Andy Gibb, the youngest of the Gibb brothers, was born on March 5, 1958 and left us much too soon on March 10, 1988.
So in this month of March, we would like to make him one of the focuses here on BGD. To start it off, here is a summary of an article from the June 10, 1978 issue of Juke, which has Andy on the cover and the Bee Gees on the back cover. At that time, Andy had "two Number One singles behind him and a new one that is probably ending up there" and the Flowing Rivers album is going platinum.
Does Andy resent being referred to as "the Bee Gees' younger brother?
"I used to, because they used to actually bill me as that in my shows.
I sorta accepted it because I was an unknown and they were world famous. But with my records doing so well now, I think all that will die soon.
A lot of people say that I sound like them. Well, they're obviously my brothers so the similarites will be there. I write like them, and they are my major influences.
But I've purposedly kept away from copying their style. That should be obvious on my next album. There will be more of an R&B and Latin feel."
But contacts are also very important. Being part of the Bee Gees and RSO Records clan has taken him further than his wildest dreams, and Andy is being practical about it.
"I don't see why you shouldn't take advantage of what's there. I'll admit that my brothers have done a lot for me. I think it's important to get established. Once you've made it hten you can concentrate in what you'd like to do."
They help me a lot with my writing. I play my songs to them, and they'll tell me what the good points are, and encourage me to strengthen them.
Andy left school at 13 ("I hated it, Ithought it was a waste of time") and left for Australia at 17. His brothers had told him that if he wanted to get a real hard apprenticeship, then he could do no worse than struggling in the Australian music scene. He released one single "Words and Music" which was ignored, supported the Bay City Rollers on their national tour in 1975 and opened for Sweet's concert at the Sydeny Hordern. In 1976, Barry called him from Miami and asked him to "come over to America and do some recording." Soon aferwards, Robert Stigwood, RSO boss and Bee Gees manager, called and said that he'd heard Andy's tapes and offered him a recording deal. Andy was honeymooning at the time in Bermuda, where Stigwood lives. Andy interrupted his honeymoon and rushed to Criteria Studios in Miami where he began recording with producers Alby Galuten and Karl Richardson, who had produced Bee Gees' albums. Barry supervised the recording and acted as all-round adviser.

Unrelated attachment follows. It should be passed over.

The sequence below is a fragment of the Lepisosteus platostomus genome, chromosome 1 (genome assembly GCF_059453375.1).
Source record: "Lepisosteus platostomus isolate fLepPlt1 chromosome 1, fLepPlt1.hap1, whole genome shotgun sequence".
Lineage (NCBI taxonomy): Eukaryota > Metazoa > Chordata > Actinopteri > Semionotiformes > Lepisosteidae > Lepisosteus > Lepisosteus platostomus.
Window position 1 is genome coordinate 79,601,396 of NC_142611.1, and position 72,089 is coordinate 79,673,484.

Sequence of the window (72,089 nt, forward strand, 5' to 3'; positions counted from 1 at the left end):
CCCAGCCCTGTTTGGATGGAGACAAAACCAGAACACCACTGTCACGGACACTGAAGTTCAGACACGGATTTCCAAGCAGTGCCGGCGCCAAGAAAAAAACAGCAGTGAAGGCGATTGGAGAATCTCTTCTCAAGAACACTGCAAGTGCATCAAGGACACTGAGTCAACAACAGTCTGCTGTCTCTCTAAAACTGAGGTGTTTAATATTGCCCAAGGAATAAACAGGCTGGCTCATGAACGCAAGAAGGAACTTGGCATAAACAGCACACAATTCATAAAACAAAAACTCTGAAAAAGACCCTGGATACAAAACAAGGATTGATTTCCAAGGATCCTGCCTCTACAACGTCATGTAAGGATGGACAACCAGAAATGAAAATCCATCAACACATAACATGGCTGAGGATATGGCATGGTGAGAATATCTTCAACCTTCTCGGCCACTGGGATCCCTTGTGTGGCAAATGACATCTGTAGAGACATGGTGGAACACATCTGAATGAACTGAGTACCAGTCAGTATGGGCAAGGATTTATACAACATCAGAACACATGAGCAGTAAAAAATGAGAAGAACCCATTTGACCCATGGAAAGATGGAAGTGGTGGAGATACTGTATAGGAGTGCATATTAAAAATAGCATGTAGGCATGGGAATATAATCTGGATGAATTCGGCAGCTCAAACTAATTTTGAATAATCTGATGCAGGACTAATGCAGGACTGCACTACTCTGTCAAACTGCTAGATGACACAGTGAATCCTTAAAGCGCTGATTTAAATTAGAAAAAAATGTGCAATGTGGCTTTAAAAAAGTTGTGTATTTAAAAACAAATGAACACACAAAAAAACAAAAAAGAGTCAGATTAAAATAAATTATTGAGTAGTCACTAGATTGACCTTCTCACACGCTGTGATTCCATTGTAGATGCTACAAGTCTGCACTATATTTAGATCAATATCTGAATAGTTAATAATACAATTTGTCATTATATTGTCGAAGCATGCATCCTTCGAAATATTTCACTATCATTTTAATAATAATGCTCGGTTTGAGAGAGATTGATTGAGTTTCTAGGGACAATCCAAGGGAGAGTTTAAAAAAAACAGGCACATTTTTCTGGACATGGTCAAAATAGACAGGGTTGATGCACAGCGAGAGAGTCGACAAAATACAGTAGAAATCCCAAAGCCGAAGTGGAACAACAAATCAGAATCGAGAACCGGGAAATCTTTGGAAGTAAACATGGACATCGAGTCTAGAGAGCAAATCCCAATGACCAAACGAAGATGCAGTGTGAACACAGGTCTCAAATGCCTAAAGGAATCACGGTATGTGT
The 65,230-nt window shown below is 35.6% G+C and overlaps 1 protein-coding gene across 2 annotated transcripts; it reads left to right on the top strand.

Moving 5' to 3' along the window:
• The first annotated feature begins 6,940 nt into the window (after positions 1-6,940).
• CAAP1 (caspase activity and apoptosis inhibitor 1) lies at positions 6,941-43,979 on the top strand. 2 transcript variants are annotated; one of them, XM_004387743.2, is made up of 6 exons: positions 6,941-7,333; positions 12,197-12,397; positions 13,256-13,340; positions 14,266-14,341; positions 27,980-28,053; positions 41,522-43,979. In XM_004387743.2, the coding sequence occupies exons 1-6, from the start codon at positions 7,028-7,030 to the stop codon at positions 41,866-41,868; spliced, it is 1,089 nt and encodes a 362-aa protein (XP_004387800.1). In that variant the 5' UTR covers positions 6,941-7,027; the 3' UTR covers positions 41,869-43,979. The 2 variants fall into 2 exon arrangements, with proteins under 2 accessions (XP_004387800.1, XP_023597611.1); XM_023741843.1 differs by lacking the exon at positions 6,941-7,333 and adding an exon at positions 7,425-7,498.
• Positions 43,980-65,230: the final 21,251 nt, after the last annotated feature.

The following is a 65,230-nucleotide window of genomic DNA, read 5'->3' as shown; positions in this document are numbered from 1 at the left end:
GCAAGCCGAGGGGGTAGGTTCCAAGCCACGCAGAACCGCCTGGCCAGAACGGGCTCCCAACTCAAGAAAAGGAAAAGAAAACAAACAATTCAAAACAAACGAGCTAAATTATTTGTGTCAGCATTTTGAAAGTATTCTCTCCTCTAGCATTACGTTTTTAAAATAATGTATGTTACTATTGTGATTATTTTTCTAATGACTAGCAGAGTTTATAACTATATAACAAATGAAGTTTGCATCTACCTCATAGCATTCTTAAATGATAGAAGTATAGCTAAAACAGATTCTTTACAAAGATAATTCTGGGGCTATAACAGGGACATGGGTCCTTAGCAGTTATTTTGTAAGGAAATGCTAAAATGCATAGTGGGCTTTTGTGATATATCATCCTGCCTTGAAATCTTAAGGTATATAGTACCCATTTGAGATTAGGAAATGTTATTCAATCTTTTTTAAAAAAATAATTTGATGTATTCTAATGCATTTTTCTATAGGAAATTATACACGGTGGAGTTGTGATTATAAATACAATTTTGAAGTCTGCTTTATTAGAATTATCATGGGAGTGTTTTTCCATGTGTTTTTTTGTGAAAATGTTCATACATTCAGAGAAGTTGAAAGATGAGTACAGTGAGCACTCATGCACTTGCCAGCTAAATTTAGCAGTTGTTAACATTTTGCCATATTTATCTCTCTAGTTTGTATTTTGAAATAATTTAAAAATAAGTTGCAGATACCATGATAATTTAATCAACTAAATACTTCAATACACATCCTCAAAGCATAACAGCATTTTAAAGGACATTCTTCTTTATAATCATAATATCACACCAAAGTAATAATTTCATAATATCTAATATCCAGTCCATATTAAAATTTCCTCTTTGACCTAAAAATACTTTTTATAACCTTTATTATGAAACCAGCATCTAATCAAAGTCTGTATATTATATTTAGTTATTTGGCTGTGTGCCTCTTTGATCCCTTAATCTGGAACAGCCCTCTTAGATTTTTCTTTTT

Andy had recorded the Flowing Rivers songs twice before in Australia, but they'd never worked out and the album was never released.
"I thought I might be just as disillusioned this time around."
Actually, the third try was very much a countrified effort because the Eagles' Joe Walsh was in the same studio at the time recording their Hotel California, and dropped in to say hello. He ended up playing on a couple of the tracks, as did guitarist George Terry of the Eric Clapton Band.
"Getting to the top with I Just Want to Be Your Everything was an amazing shock for me, it really was. I'd worried so much about that album. I was worried that my songs weren't very good, I didn't rate myself as a songwriter at all.
For the next batch of songs I'd done, I'm more confident because my brothers keep raving about how good they are."
Success has also brought its heartaches. His wife divorced him. When he walks out of his front door, there are girls camped on the lawn. The screaming hysteria of concert audiences frightens him at times.
Andy lives in Miami in a rented house by the water with its own landing and goes out game fishing in his 20-foot boat to relax.
Until earlier this year he was living in a huge rented houseboat with a grand piano in the loounge and a mirrored ceiling in the bedroom, installed by the previous tenant who was shot to death on the boat. Barry lives around the corner on a large estate with his family, and Maurice just two doors away.
Andy says that it'll take him two years before he is well known in America. He can afford to wait."This is the only thing I want to do, and the only thing I know how to do. And cut out for it or not, here I am."
(From Juke, June 10, 1978)
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